The Living Art Event is effectively directed by veteran director/actor/playwright Christopher Arena, whose task was made more daunting by the multiplicity of images to manage, a theatrical version of herding cats. It is co-produced by WCT Executive Director Alan Lutwin and WCT member and actor/director Melissa Nocera.
Details on Axial Theatre’s March Madness
MARCH MADNESS Is Virtual Showcase of Monologues and
One-Acts Celebrating the Shapes and Shades of Love
Axial Theatre has announced the line-up of short plays and monologues for March Madness, an all-virtual seasonal tribute to love and lovers.
The 13 original one-acts and monologues, presented as two separate bills of plays, will probe the depths of joy, despair and everything in-between that follows when Cupid’s arrows strike – or miss their mark.
The first bill of plays, collectively themed “It Takes Two, Baby” (Program A), debuts 8 pm on Friday, March 19, and will be available until March 26.
The second bill, themed “I’ve Gotta Be Me” (Program B), debuts 8 pm on Friday, March 26, and will be available for streaming through Thursday, April 1, 2021.
All tickets can be purchased at axialtheatre.org for $20, which entitles the ticket holder to watch all 13 plays on both of the bills.
For more information > 914-286-7680.
The festival is produced by Axial Theatre Artistic Director Catherine (Cat) Banks and co-produced by Virginia Reynolds.
The two bills (including continuous play dates) are …
Available for streaming March 19-25
“It Takes Two, Baby” (Program A)
Office romances are truly the stuff of dreams. By Albi Gorn, directed by Robin Joseph. Jeff – Gary Simon, Marieke – Jacqueline Anne Smith.
I’ll Get the Wine
A married couple looking to spice up their love life turns to Oprah for some tips. By Carol Mark, directed by David Fritsch. Sara – Jaime Babbit, Jim – Chris McLaughlin.
Stiff Upper Lip
Is heaven what you make it? Do appearances count when you go to meet your maker? Walt and Wendy explore their options for the hereafter while still in the here and now. By James Balestrieri, directed by Virginia Reynolds. Wendy – Gail Greenstein, Walt – Jeff Schlotman, Padre – Michael E. Boyle, Jr.
The Other Other Man
A distraught husband accuses his neighbor of infidelity only to find they have something important in common. By Carol Mark, directed by Catherine Banks. Colin – David Cohen, Mike – Harry J. Copley.
Heartbreak on Board
Peggy Sue’s passions for cars, a special guy, and poetry have collided. By Linda Bidwell Delaney, directed by Catherine Banks. Peggy Sue – Sabrina Fuchs.
Can a bruised couple survive a transgression – or will misdeeds and memories rule the day? By Evelyn Mertens, directed by Virginia Reynolds. Paul – Dan Walworth, Lexi – Marilyn Collazo.
COVID Singles Meet
“You had me at bon jour.” By Susan Ward & Julie Griffin, directed by Catherine Banks. Cathy – Susan Ward, Julie – Julie Griffin.
Available for streaming March 26-April 1
“I’ve Gotta Be Me” (Program B)
Excerpt from the award-winning Off-Broadway solo show Wasbian, a shameless exploration of what it is to search for love — and sex. By Susan Ward, directed by Laura Gardner. Susan Ward.
Leonard has a strange fetish. Once his girlfriend Jilly gets a whiff, she quickly noses around, following the scent to discover what stinks—or doesn’t! Written and directed by Wayne Paul Mattingly, co-directed by Quinn Warren. Leonard – Matt Austin, Jilly – Heather Haneman.
Nine Months Ago
An earnest and kind-hearted middle-aged man, looking for his soul mate and a family, is on a first date with an off-the-wall woman … who is very pregnant. By Nick DeSimone, directed by Lori Lowe. Mel – Mike Roche, Cynthia – Lucy Lavely, Waiter – Gary Geller.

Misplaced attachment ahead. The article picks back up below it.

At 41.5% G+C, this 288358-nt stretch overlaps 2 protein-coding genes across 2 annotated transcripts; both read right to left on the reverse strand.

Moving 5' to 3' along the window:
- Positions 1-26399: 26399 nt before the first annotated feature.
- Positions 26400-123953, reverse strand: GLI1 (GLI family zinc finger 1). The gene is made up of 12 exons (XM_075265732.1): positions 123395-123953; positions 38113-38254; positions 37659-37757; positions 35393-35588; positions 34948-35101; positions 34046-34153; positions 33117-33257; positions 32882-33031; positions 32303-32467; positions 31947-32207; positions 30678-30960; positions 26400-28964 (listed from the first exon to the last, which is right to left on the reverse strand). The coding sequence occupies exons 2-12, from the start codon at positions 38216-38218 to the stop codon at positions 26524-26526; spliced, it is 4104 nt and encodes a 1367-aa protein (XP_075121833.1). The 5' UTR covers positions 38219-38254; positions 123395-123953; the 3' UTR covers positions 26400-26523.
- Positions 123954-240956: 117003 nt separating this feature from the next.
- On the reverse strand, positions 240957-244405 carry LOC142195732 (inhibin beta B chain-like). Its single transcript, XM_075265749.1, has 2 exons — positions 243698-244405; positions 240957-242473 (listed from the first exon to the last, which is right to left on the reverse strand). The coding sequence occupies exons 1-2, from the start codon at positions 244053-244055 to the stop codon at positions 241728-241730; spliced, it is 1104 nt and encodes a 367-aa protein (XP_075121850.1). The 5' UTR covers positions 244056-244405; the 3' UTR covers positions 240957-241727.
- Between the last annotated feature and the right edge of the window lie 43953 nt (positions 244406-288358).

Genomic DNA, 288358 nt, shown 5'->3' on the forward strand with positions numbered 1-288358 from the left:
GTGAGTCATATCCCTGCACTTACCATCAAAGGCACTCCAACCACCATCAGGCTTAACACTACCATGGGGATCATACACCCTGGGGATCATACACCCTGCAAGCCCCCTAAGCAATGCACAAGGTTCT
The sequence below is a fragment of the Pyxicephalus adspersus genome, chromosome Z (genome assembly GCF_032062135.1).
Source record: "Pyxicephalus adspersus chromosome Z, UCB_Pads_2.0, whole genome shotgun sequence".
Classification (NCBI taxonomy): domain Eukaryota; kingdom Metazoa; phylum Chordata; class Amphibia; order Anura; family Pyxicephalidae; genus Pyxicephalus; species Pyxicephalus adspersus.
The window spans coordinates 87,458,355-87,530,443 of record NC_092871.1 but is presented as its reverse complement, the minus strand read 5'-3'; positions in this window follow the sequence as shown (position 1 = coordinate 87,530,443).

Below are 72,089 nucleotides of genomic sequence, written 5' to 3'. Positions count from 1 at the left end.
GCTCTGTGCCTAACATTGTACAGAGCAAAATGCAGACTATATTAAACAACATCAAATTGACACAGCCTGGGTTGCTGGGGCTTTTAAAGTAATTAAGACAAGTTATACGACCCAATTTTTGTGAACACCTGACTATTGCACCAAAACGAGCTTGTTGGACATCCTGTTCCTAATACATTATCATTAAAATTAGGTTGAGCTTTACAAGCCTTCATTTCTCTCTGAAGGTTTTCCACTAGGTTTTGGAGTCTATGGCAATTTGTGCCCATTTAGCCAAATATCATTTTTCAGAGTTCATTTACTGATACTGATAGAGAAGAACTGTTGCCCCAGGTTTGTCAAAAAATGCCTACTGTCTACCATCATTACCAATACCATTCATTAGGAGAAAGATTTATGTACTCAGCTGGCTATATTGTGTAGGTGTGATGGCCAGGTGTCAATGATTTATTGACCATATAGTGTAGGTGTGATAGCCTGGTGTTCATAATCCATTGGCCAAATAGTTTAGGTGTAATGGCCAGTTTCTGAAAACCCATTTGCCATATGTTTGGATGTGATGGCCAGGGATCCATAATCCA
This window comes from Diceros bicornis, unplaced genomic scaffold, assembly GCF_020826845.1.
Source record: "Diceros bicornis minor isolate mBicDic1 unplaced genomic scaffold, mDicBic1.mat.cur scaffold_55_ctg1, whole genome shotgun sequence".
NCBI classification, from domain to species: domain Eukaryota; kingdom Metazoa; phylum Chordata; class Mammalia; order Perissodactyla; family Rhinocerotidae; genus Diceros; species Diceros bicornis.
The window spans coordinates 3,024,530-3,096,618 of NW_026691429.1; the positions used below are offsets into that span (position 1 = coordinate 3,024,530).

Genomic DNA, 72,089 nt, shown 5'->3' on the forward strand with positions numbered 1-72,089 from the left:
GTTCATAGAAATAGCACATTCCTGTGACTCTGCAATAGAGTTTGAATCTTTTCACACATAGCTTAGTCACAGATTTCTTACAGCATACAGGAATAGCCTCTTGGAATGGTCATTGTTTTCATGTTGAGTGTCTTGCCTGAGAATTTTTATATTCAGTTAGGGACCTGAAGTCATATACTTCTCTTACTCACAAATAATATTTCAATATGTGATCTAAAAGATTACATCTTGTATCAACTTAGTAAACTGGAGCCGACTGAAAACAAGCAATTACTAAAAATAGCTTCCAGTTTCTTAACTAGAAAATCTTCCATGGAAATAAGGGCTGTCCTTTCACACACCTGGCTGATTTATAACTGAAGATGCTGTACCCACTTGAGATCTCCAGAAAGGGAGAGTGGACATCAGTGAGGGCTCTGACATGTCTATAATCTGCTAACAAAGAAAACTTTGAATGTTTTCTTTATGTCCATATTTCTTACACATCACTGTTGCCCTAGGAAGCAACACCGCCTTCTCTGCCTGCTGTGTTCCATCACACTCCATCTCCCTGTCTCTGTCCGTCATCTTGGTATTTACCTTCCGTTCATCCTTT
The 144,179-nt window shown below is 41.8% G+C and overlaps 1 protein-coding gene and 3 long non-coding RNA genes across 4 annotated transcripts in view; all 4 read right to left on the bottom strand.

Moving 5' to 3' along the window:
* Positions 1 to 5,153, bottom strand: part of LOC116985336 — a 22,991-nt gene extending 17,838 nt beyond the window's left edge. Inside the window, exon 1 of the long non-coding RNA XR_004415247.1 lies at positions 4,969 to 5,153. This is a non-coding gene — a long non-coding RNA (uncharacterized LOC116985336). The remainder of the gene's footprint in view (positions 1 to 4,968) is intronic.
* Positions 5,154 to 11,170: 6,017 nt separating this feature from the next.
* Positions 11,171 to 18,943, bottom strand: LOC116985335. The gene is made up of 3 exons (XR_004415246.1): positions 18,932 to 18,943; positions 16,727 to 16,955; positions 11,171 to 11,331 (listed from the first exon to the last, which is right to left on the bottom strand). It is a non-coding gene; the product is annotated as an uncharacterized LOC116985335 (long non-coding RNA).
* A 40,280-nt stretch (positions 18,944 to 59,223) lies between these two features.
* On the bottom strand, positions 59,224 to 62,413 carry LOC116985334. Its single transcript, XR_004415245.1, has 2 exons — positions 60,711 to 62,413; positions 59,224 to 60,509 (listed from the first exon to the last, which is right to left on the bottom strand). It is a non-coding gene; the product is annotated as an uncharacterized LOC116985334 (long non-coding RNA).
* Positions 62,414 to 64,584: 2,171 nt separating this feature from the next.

The Color Enthusiast
Why is Emma dressed in a large black garbage bag for her Valentine’s Day celebratory dinner? By Bara Swain, directed by Catherine Banks. Larry – Jeff Callan, Emma – Jenn Bedell.
It’s Just Us, Bro, On Valentine’s Day
Brothers George and Mike spend another Valentine’s dinner together discussing life, love and the internet dating scene. By Stephen Baluzy, directed by Rachel Jones. Mike – Anthony Barresi, Jr., George – Michael E. Boyle, Jr.
When love is love, it works in mysterious ways, and can last longer than a lifetime. Based on a true story. By Virginia Reynolds, directed by Rachel Jones. Virginia – Catherine Banks, Louise – Sandy Rooney.
Some Separate Musings on ‘Zoom Theater’
Zoom presents an assortment of challenges for theatrical presentation, not only for the creative teams, but for viewers (and reviewers), who need to adjust to a whole new dynamic to not judge the results by the conventional space and experience of live, in-person theater.
When two (or more) actors on Zoom are looking at their scene mate on screen, they are not looking in the direction of the other actor, as they would be on stage. The screen becomes their immediate audience, leaving the audience at home feeling like an unwelcome voyeur rather than a valued viewer.
Since the actor is interacting with the Zoom screen as if it’s a script in a staged reading, that’s what it feels like to the audience — a staged reading, even if the actor is off-book. At the same time, if nobody is reading stage directions, certain elements of dramatic context, such as a specific sense of place, can elude the audience.
Audio issues also arise with Zoom theater, creating at times uneven sound quality, a somewhat inevitable outcome when two actors using dissimilar digital devices are in separate ambient environments.
Even the vernacular of the new technology is not always familiar to theater stalwarts. For its Living Art Event, WCT attaches the misnomer “live streamed.” It isn’t. It’s pre-recorded. “Live streamed” strictly describes a performance that is playing out in real time, as it is being viewed, like PBS’s Live from Lincoln Center or a sporting event telecast live.
Simply put, it is not fair to judge Zoom theater by the singular standards of in-the-room theater. One is chilled by cold technology, the other is sizzling with body heat. Still, it’s good to know what to expect, and adjust to that reality.
Bruce “The Blog” Apar promotes local businesses, organizations, events and people through his boutique public relations agency APAR/PR. He also is an actor, a community volunteer, and a contributor to digital + print media covering the Hudson Valley. Follow him as Bruce The Blog on social media. Reach him at firstname.lastname@example.org or 914.275.6887.